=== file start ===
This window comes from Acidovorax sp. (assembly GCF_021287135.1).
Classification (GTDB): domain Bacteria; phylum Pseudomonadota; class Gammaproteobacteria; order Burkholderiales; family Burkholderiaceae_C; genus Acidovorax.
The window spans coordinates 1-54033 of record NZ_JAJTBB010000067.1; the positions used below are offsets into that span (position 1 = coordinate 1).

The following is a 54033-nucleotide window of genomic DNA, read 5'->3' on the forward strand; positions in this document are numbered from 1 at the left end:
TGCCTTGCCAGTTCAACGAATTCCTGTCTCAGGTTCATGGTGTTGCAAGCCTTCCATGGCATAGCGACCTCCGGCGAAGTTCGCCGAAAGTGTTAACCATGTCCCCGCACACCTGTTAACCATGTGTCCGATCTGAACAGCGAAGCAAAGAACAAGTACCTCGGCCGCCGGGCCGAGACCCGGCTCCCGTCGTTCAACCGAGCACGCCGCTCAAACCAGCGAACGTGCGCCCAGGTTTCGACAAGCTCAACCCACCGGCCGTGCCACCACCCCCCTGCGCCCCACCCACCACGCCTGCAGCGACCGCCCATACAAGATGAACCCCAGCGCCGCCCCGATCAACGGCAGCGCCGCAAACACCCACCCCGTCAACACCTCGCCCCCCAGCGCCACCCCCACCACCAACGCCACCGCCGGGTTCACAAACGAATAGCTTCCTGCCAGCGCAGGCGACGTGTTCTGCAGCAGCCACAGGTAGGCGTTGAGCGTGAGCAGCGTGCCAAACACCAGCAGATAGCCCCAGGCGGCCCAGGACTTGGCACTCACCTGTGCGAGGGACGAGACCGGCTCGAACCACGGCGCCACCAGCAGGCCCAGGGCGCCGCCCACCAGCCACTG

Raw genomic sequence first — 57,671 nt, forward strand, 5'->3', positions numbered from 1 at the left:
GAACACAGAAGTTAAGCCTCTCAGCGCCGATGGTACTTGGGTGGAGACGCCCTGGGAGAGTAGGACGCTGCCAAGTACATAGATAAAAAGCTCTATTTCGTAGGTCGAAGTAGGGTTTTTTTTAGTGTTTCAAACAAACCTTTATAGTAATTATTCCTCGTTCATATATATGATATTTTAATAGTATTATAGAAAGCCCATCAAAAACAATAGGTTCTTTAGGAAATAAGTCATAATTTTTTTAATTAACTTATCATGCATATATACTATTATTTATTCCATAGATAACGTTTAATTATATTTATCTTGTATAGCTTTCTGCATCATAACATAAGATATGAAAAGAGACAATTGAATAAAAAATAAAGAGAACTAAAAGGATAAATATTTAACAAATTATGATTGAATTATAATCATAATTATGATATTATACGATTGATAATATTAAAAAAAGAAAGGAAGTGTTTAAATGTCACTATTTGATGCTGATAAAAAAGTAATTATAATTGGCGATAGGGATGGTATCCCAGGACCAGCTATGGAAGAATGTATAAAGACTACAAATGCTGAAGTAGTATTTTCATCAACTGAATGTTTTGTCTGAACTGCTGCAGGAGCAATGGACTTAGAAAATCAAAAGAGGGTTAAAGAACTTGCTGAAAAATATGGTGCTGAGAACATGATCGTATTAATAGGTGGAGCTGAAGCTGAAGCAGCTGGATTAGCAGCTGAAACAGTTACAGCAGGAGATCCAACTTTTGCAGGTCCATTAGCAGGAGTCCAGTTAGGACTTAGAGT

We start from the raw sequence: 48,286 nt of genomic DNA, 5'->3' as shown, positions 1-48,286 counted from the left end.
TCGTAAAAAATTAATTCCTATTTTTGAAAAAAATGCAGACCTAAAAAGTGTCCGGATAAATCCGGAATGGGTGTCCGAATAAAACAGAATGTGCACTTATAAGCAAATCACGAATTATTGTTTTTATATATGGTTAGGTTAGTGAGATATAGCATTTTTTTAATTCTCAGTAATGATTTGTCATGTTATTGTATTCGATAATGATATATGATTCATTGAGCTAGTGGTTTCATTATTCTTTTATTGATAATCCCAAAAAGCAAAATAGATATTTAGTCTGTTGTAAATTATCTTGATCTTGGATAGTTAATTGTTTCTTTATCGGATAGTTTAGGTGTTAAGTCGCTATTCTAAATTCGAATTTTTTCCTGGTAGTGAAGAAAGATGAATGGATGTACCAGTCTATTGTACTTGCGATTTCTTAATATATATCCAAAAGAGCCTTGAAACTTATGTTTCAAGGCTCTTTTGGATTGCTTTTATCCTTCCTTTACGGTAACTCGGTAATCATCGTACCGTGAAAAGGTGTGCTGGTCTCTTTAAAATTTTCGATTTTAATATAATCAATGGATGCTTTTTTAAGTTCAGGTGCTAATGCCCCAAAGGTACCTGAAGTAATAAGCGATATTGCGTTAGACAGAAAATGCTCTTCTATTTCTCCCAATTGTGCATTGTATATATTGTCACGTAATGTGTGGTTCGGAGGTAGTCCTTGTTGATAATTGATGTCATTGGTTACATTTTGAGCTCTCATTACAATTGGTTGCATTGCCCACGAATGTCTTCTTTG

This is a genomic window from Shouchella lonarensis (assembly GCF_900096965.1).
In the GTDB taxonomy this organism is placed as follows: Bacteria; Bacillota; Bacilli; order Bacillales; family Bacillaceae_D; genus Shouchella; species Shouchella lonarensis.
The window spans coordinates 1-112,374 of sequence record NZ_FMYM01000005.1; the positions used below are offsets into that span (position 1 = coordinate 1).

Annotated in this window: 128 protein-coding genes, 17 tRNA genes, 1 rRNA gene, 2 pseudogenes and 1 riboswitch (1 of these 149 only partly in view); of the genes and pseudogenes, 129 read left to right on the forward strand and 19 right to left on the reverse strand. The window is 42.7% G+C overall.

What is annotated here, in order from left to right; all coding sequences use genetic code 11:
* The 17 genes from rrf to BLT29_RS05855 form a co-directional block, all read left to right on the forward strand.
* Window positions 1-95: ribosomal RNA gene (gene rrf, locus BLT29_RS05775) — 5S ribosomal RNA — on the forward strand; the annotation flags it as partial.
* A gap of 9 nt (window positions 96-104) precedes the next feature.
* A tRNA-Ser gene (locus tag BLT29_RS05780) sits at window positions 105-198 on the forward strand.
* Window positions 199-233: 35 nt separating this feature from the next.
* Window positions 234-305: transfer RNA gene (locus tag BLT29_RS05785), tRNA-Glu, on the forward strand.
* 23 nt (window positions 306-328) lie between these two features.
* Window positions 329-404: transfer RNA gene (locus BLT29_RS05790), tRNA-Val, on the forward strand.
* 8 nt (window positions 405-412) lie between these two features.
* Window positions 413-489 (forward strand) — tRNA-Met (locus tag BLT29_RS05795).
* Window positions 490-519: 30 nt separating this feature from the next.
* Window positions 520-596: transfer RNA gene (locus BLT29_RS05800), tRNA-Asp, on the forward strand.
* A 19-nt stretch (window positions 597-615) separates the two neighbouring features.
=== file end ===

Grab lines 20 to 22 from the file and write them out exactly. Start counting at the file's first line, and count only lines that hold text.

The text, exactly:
* Window positions 234-305: transfer RNA gene (locus tag BLT29_RS05785), tRNA-Glu, on the forward strand.
* 23 nt (window positions 306-328) lie between these two features.
* Window positions 329-404: transfer RNA gene (locus BLT29_RS05790), tRNA-Val, on the forward strand.